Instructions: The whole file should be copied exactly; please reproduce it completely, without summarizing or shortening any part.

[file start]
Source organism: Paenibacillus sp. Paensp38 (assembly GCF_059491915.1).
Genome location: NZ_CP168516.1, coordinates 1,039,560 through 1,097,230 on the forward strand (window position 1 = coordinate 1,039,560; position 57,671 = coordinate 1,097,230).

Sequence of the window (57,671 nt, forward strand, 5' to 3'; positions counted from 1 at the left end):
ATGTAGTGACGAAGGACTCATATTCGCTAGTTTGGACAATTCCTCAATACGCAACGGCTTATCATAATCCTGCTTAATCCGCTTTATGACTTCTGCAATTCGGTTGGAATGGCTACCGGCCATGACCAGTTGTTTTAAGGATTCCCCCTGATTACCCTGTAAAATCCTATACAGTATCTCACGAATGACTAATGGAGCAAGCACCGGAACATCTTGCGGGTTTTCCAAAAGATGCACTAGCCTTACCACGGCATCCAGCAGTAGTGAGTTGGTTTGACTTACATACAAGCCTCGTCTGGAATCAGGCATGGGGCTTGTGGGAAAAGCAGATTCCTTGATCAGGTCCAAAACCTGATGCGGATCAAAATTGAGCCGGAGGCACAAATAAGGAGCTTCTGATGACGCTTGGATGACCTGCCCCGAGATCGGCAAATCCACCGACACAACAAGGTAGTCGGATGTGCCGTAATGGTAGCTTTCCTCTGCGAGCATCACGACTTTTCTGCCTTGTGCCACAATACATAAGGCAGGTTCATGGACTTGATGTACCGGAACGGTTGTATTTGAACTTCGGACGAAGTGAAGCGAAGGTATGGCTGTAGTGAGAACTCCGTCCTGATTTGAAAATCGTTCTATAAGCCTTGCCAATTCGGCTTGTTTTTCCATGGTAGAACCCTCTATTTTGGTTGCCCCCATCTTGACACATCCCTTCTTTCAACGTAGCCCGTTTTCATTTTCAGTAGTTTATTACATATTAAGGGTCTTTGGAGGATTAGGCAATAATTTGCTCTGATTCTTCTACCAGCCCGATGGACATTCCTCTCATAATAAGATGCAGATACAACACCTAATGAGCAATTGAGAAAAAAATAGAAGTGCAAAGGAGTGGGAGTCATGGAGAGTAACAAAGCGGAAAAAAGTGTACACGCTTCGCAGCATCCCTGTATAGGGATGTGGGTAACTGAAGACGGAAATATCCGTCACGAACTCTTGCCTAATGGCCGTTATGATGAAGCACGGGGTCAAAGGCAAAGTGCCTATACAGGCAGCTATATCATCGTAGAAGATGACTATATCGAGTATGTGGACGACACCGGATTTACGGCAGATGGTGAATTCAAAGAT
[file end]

Source organism: Paenibacillus sp. Paensp38 (assembly GCF_059491915.1).
Genome location: NZ_CP168516.1, coordinates 1,039,560 through 1,097,230 on the forward strand (window position 1 = coordinate 1,039,560; position 57,671 = coordinate 1,097,230).

Sequence of the window (57,671 nt, forward strand, 5' to 3'; positions counted from 1 at the left end):
ATGTAGTGACGAAGGACTCATATTCGCTAGTTTGGACAATTCCTCAATACGCAACGGCTTATCATAATCCTGCTTAATCCGCTTTATGACTTCTGCAATTCGGTTGGAATGGCTACCGGCCATGACCAGTTGTTTTAAGGATTCCCCCTGATTACCCTGTAAAATCCTATACAGTATCTCACGAATGACTAATGGAGCAAGCACCGGAACATCTTGCGGGTTTTCCAAAAGATGCACTAGCCTTACCACGGCATCCAGCAGTAGTGAGTTGGTTTGACTTACATACAAGCCTCGTCTGGAATCAGGCATGGGGCTTGTGGGAAAAGCAGATTCCTTGATCAGGTCCAAAACCTGATGCGGATCAAAATTGAGCCGGAGGCACAAATAAGGAGCTTCTGATGACGCTTGGATGACCTGCCCCGAGATCGGCAAATCCACCGACACAACAAGGTAGTCGGATGTGCCGTAATGGTAGCTTTCCTCTGCGAGCATCACGACTTTTCTGCCTTGTGCCACAATACATAAGGCAGGTTCATGGACTTGATGTACCGGAACGGTTGTATTTGAACTTCGGACGAAGTGAAGCGAAGGTATGGCTGTAGTGAGAACTCCGTCCTGATTTGAAAATCGTTCTATAAGCCTTGCCAATTCGGCTTGTTTTTCCATGGTAGAACCCTCTATTTTGGTTGCCCCCATCTTGACACATCCCTTCTTTCAACGTAGCCCGTTTTCATTTTCAGTAGTTTATTACATATTAAGGGTCTTTGGAGGATTAGGCAATAATTTGCTCTGATTCTTCTACCAGCCCGATGGACATTCCTCTCATAATAAGATGCAGATACAACACCTAATGAGCAATTGAGAAAAAAATAGAAGTGCAAAGGAGTGGGAGTCATGGAGAGTAACAAAGCGGAAAAAAGTGTACACGCTTCGCAGCATCCCTGTATAGGGATGTGGGTAACTGAAGACGGAAATATCCGTCACGAACTCTTGCCTAATGGCCGTTATGATGAAGCACGGGGTCAAAGGCAAAGTGCCTATACAGGCAGCTATATCATCGTAGAAGATGACTATATCGAGTATGTGGACGACACCGGATTTACGGCAGATGGTGAATTCAAAGAT